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A potentially revolutionary new technology – that could saves thousands of lives in Intensive Care Units around the world – is being trialled in a UK study co-led by Queen’s University.

Covering 1,120 critically ill patients in 40 different sites in Britain and Northern Ireland over five years, the research project will test a new strategy designed to minimise damage to the lungs caused by mechanical ventilation – commonly referred to as ‘ventilators’. The study will be one of the largest clinical trials in the world, to date, involving patients with respiratory failure.

The National Institute for Health Research (NIHR) has funded the £2.1 million research which will be jointly led by Queen’s and Belfast Health and Social Services Trust.

Respiratory failure is common in the UK; about 100,000 people each year require the assistance of ventilators in ICUs and up to 40 per cent of these patients die. The number of deaths exceeds that from road traffic accidents or from prostate cancer and leukaemia combined.

Although there is evidence that ventilators save lives, they can also be associated with damage to the lungs, because of the mechanical pressure exerted on the organs.

Now, a new type of technology called ‘extracorporeal carbon dioxide removal’, which aims to facilitate a gentler type of ventilation, offers the hope that more lives could be saved, but only a clinical trial, such as the one being co-led by Queen’s, will provide definitive results.

Professor Danny McAuley, Professor of Intensive Care Medicine at the Centre for Infection and Immunity at Queen’s University Belfast, explained: “A mechanical ventilator acts like bellows as air is forced into the lungs under pressure. If the pressure is too high, this can cause lasting damage. But we are hoping that this new technology will help us ventilate the lungs more gently. That is because these new devices have been designed to help remove carbon dioxide from the patient’s blood – in a process quite similar to kidney dialysis – which is one of the main functions of the lungs.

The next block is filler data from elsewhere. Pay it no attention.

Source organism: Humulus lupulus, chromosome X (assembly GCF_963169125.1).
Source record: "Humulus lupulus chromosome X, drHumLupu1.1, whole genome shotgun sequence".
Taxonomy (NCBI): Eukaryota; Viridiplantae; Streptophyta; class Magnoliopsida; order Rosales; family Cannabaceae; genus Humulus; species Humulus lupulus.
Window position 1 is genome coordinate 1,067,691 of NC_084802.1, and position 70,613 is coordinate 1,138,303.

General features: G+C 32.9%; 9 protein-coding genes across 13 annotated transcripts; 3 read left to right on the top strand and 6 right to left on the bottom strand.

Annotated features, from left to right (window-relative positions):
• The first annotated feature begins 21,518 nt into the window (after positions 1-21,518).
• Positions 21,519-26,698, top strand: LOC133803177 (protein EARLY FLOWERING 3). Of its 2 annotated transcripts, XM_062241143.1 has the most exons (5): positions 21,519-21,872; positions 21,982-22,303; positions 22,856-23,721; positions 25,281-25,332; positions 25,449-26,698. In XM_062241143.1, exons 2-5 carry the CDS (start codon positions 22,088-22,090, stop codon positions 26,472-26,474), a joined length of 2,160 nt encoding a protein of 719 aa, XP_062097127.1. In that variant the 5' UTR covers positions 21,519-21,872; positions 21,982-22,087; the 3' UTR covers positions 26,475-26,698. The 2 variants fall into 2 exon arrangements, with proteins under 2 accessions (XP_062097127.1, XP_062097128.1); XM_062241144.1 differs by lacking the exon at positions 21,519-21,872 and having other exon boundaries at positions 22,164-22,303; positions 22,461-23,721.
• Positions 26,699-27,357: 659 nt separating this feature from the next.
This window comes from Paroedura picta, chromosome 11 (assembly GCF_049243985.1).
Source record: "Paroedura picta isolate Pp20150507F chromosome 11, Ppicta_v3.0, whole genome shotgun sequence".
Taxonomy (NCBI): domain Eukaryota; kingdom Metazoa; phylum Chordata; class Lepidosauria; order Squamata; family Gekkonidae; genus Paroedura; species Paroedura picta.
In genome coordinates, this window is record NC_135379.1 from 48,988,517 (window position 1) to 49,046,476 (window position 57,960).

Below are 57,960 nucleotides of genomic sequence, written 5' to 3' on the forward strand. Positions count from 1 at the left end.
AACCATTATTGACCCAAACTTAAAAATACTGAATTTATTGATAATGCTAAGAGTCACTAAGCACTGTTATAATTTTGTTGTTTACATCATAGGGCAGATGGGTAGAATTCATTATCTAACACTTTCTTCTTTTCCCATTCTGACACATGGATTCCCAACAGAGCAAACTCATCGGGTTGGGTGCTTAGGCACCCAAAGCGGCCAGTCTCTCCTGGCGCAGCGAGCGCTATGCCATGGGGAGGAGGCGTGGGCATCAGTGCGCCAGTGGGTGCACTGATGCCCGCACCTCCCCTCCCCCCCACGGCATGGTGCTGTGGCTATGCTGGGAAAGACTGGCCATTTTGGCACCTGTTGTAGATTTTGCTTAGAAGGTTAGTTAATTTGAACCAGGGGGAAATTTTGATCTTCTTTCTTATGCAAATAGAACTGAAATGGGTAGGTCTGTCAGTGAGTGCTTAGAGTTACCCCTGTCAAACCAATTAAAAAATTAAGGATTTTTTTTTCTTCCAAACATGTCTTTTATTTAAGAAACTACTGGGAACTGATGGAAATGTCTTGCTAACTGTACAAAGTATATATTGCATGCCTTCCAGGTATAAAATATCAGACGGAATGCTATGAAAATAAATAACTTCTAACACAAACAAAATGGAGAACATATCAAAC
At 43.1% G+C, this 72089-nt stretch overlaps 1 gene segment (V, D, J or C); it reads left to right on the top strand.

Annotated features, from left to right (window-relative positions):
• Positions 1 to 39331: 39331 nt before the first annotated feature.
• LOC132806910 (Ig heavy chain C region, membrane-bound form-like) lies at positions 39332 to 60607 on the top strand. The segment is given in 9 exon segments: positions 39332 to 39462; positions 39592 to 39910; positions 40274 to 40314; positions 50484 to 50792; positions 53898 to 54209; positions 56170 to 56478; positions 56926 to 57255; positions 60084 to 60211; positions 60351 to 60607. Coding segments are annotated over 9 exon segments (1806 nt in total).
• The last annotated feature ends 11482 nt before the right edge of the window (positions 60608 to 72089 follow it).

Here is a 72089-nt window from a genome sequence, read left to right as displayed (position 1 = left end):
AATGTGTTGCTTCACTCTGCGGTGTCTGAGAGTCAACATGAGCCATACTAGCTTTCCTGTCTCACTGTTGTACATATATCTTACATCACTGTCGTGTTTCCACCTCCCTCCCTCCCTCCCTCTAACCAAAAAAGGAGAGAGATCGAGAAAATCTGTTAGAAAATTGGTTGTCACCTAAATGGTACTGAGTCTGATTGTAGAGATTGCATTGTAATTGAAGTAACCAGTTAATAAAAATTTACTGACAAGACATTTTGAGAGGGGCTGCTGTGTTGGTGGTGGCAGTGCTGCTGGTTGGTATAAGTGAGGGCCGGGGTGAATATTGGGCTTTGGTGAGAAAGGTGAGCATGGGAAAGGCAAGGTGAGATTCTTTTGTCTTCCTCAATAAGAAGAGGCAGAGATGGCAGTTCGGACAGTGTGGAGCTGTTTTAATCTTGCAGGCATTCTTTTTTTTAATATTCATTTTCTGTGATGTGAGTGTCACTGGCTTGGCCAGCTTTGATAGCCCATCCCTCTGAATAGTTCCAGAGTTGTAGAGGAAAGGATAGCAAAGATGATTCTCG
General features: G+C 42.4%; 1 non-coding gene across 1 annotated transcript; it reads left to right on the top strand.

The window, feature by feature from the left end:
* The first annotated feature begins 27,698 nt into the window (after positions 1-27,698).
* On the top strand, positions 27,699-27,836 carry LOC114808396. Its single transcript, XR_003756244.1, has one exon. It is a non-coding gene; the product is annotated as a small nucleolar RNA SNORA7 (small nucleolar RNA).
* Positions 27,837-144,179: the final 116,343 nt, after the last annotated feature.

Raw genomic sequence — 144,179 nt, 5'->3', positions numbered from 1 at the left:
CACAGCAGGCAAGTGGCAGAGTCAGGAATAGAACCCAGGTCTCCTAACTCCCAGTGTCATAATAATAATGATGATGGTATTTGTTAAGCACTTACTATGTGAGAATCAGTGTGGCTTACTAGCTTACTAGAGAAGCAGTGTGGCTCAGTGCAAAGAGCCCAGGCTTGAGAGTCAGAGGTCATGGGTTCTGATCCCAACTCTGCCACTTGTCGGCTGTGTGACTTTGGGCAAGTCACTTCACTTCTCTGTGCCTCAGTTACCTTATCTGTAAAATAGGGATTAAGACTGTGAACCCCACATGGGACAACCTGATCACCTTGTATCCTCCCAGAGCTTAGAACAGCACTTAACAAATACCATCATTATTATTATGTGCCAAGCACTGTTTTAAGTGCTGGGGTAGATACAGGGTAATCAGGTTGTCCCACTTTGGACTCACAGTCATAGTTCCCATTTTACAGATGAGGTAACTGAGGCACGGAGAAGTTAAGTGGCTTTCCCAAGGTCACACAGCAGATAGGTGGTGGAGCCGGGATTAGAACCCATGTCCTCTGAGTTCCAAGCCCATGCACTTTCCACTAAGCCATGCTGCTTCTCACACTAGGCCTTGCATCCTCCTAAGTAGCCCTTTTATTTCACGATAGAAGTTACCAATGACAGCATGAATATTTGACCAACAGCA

“The new technology involves a catheter being inserted into the patient’s vein. Blood from the patient then passes through a device where it is ‘washed’ to remove carbon dioxide before being returned to the patient. By temporarily removing some of this function from the lungs, it means they do not have to do as much work as usual, and so a gentler ventilation may be sufficient, easing the pressure on them.”

Dr James McNamee, from Belfast Health and Social Care Trust said: “In our study, there will be two groups of people admitted to ICUs with respiratory failure. One will receive the best level of care within current NHS guidelines while the other group will have the additional, new treatment to artificially remove the carbon dioxide from their blood. At the end, we should know whether the new technology can impact on mortality rates.

“We can also begin to look at the long-term survival and quality of life for patients treated with this technology, as well as the cost implications click reference. The fact is, even patients who survive respiratory failure often suffer long-term health problems. As well as impacting on quality of life, these knock-on problems are a significant drain on resources in the NHS so anything we can do to improve outcomes would be a win-win situation.”

The extracorporeal CO2 removal device to be used in the study, called the Hemolung Respiratory Assist System, is manufactured by US-based ALung Technologies. Peter DeComo, Chief Executive Officer of ALung said: “We are honoured to have been chosen by the study team as the technology partner for this very important project. This study promises to provide the most robust evidence yet regarding the impact of minimally invasive extracorporeal CO2 removal technology to reduce mortality through facilitation of an ‘ultraprotective’ ventilation strategy. We thank Professor McAuley and his team for their efforts to organise this landmark study and look forward to its commencement.”